A Sea Captain’s Letter1
Draft: Historical Society of Pennsylvania
Franklin drafted private letters, Gazette essays, and Junto papers in a commonplace book he kept during 1730–38. Those parts of this manuscript book which can be identified and dated are presented at their proper chronological places in the present work. The remaining materials have been assigned the date 1732, the year in which most of the commonplace book was filled. They include this and the next four items.
We thank the Gentlewoman who favour’d us with the following Copy of Letter, which was written by [a] Sea Captain then at Leghorn to his Wife in Boston. Dated July 17. 1724.
When you sollicited me to give you some Instructions for the Education of our Daughters, I ever thought I said enough, in this single Rule, Endeavour to make them like your self: And were I assured that Fate had decreed this present Separation between us to be lasting, which God forbid, I could with Satisfaction leave those dear Pledges of our mutual Love in your Care, whose Prudence could allway advise them to Things that are best, and whose Example would be the most perfect Pattern.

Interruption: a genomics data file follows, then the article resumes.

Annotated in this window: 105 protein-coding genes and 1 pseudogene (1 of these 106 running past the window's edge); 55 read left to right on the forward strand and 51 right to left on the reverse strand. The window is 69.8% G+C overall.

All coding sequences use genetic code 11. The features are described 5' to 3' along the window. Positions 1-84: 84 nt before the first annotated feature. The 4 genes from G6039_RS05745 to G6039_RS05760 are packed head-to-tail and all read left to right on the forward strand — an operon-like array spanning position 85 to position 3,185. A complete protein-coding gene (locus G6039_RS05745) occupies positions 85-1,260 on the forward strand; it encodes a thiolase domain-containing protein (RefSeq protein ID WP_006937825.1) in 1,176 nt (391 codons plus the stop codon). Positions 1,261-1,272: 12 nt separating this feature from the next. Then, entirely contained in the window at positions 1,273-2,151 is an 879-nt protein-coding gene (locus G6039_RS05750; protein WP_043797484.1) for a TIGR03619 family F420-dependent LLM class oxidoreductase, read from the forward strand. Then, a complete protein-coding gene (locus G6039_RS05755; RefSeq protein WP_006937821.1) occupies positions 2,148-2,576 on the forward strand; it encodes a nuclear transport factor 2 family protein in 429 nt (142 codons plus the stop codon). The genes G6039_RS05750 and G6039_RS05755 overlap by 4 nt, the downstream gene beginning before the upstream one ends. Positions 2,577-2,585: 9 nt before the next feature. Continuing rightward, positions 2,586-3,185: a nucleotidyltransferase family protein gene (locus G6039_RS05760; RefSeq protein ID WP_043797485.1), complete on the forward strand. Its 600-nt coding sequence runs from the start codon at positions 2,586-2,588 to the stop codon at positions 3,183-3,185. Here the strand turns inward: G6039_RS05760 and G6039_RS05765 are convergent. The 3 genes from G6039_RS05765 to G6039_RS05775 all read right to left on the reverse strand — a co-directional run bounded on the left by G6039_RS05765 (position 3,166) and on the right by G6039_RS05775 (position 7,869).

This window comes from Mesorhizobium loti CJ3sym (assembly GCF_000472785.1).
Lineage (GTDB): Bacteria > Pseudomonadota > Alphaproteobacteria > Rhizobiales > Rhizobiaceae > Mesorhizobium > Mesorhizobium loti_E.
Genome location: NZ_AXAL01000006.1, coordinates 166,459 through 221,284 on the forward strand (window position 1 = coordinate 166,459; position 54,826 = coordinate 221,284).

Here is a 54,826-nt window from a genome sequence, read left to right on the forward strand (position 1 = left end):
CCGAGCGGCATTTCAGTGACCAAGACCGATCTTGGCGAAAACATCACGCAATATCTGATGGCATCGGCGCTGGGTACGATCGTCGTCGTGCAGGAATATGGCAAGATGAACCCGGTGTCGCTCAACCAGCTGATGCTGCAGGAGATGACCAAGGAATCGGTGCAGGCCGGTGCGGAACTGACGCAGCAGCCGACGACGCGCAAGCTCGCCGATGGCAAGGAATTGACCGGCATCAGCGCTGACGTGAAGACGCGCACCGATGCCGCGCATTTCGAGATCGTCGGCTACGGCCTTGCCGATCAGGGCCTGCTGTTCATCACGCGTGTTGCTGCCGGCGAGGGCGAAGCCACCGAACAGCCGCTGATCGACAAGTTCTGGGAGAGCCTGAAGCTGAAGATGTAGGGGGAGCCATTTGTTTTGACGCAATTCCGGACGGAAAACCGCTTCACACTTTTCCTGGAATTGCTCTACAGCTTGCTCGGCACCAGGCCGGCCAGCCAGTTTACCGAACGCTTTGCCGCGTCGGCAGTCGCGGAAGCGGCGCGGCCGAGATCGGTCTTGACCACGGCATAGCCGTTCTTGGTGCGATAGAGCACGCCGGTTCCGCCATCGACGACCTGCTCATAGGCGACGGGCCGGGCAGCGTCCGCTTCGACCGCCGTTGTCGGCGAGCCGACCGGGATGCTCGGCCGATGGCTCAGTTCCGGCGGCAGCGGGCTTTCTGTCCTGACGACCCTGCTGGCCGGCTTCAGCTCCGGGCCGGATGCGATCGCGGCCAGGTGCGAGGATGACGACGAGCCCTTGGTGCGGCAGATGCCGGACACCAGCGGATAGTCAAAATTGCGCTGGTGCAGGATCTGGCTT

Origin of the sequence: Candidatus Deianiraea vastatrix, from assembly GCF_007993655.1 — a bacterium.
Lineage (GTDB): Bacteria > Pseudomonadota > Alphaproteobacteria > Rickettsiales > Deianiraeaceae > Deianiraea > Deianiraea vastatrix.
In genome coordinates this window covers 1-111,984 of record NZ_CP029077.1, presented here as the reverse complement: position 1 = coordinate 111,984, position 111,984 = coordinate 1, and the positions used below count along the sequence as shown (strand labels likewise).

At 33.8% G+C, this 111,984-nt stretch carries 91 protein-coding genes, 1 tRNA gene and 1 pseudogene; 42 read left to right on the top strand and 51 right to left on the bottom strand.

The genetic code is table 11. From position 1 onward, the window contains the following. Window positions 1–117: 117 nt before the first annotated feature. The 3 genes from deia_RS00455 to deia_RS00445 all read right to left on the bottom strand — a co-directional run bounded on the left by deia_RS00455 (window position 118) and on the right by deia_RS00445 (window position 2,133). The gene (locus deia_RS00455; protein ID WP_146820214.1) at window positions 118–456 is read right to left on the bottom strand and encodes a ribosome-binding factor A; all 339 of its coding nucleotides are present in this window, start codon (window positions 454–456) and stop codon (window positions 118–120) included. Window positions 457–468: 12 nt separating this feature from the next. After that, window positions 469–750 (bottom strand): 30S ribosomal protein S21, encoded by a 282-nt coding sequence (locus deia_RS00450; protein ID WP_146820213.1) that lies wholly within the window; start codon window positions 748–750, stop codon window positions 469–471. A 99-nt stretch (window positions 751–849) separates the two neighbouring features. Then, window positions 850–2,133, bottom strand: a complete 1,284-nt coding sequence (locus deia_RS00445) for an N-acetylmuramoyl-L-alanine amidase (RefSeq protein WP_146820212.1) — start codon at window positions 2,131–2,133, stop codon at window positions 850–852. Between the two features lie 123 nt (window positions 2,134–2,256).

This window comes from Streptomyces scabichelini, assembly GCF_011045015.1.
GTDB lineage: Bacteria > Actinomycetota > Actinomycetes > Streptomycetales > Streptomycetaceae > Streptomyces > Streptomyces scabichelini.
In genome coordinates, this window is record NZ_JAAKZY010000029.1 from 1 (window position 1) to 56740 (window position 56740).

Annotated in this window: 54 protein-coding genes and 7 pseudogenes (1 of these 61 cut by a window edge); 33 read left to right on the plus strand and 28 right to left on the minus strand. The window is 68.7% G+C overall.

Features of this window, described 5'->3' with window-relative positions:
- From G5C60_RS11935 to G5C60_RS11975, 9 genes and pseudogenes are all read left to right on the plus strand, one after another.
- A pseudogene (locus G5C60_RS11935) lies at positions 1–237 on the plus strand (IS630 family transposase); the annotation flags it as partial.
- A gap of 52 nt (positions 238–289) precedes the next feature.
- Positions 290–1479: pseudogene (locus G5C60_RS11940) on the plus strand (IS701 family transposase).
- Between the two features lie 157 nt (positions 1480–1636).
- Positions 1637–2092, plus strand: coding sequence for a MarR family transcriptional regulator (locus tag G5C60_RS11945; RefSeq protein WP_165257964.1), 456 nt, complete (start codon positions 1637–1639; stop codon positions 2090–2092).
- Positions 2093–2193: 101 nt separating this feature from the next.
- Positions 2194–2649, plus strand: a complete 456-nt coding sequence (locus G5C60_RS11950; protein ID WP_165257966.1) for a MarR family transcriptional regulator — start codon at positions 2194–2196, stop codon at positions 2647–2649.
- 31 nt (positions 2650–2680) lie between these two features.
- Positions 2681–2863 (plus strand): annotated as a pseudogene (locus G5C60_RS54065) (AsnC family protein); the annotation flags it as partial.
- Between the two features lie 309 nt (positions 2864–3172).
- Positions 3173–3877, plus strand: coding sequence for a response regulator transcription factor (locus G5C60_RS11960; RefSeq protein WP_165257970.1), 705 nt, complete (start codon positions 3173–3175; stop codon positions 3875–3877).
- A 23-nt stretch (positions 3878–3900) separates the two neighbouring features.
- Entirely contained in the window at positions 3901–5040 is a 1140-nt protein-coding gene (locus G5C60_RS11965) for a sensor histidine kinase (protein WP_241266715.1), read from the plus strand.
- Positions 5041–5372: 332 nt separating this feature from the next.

However, when I last had the Pleasure of being with you and them, you obtained from me a Promise, That I would give you my Thoughts on that Subject in Writing. Hurry of Business hinder’d my performing it then, but my Indisposition in this City occasion’d by the unfortunate breaking of my Leg, (of which you have already had an Account) has afforded me Leisure enough to comply with your Request, and my Engagement. [Unfinished]
1. Presumably an unfinished draft of an unpublished essay on the education of women.